Menlo Park Police Department releases annual crime statistics and complaint data for 2020

by Contributed Content on February 1, 2021

The year 2020 proved to be unprecedented with changes and challenges impacted by the COVID-19 pandemic. Despite this, the Menlo Park Police Department continued to work with our community partners, residents and businesses toward the goal of a safer city. The Police Department releases its annual crime statistics and complaint data on its website and the city’s open data portal.

Police officers and professional staff within the Police Department contact the public in several ways, including response to calls received by the dispatch center, flag downs or requests made in public, along with “self-initiated” activities (which range from traffic to pedestrian stops). Not all service calls result in written reports or citations. Staff use their discretion, experience, knowledge of laws/policies and communication skills to resolve situations.

In the shifted reality of the global pandemic, including periods of “lock down” and stay-at-home orders, far fewer contacts were made between the police and the community than had been experienced in previous years.  During the 2020 calendar year with fewer people commuting, fewer people gathering in groups and fewer people living life as we once did, crime activity, traffic enforcement activity and other community issues had shifted from the trends of previous years.

All department employees (sworn officers and professional staff) working in the community have been wearing body cameras since 2014 in an effort to strengthen staff’s performance and accountability, enhance department transparency, document encounters with the public, and investigate and resolve complaints and staff-involved incidents.

In 2020 in the midst of the pandemic, the Police Department responded to over 21,000 calls for service, conducted over 3,600 traffic stops, over 870 pedestrian and bicycle stops, wrote nearly 2,800 reports and arrested 750 individuals. These numbers represent the reality of far fewer demands for service and decrease in activity that is directly related to the COVID-19 impacts in Menlo Park. In addition to this activity, police staff handled hundreds of additional walk-up requests to the police facility and phone calls where professional staff, including administration, records and parking, provides services directly to the public (i.e. police report copies, vehicle releases, parking enforcement/permits, media inquiries, general questions, property/evidence, etc.)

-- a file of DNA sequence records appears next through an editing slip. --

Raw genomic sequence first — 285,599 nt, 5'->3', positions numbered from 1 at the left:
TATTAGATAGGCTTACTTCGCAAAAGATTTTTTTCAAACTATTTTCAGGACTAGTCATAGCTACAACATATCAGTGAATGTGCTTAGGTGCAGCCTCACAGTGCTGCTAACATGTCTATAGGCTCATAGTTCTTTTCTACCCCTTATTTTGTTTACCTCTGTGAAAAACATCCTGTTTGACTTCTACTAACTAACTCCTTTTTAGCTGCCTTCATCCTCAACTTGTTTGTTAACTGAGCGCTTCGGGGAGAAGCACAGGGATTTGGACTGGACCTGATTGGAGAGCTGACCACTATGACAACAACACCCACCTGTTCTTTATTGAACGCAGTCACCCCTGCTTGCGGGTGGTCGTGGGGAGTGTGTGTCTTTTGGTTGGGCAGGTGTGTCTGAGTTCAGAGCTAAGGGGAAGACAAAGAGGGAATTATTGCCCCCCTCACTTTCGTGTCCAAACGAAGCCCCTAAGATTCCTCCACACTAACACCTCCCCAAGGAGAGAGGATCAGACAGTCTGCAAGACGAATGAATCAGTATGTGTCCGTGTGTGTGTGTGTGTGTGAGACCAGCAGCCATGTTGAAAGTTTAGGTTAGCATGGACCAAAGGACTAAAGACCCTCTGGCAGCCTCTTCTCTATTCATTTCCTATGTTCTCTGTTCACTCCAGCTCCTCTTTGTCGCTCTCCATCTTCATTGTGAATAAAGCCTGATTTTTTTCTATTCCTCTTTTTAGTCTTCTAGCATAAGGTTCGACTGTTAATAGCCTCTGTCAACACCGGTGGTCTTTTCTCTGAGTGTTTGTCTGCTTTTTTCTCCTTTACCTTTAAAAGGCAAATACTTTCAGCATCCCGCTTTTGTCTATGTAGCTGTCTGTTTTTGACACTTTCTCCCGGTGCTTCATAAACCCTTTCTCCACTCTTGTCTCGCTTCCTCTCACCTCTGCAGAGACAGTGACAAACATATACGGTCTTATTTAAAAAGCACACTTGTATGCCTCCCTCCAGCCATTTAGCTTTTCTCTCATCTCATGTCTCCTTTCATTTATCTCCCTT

The 2020 crime statistics show no increase in reported violent crime (homicide, rape, robbery and aggravated assault); 47 incidents in 2020 over 47 reported in 2019. There were no reported homicides in 2020 and clearance rates for violent crimes (the percentage of crimes that are solved) decreased from 59.5 percent in 2019 to 40.4 percent in 2020.

Property crimes (burglary, larceny, auto theft and arson) rose by less than one percent (0.65%) in comparison to 2019. There were 776 property crime reports taken in 2020 in comparison to 771 taken in 2019.

The Police Department investigated six internal affairs cases, three of which were based on public complaints and three of which were department initiated. It should be noted that these three complaints are out of 25,470, or .01 percent of contacts with the public. This is a 40 percent decrease from 2019 where 10 internal affairs investigations were conducted. When reviewing internal and personnel complaints, it is important to look at the number and types of service calls officers respond to within the evaluated period. It is inevitable that given the total number of public contacts, there will be situations where a member of the public is not satisfied with the service received and has the right to file a complaint and/or an employee’s conduct or behavior warrants an investigation.

Among the six complaints, three were sustained, one was not sustained, one was withdrawn, and one was determined to be frivolous in nature.

A sustained finding means that evidence from the internal investigation indicated the complaint was founded. The sustained complaints in 2020 include one for conduct, one for safety and one for performance.

A not sustained finding means the investigation failed to disclose sufficient evidence to clearly prove or disprove the allegation(s).

A finding of withdrawn is reached when the complainant affirmatively indicated the desire to withdraw the complaint.

A finding of frivolous is reached when, the investigation found that the complaint is one that is “totally and completely without merit” or is taken “for the sole purpose of harassing the officer.”

The use of body cameras has allowed supervisors to review incidents mentioned by complainants immediately. This review allows for an examination of a situation as it happened based upon the facts, as opposed to recollection.

With all this in consideration, six complaints per year is an acceptable number, but we will always strive toward zero.

Editor’s note: This report was issued by the Menlo Park Police Department; for questions/concerns, contain Interim Chief David Spiller.

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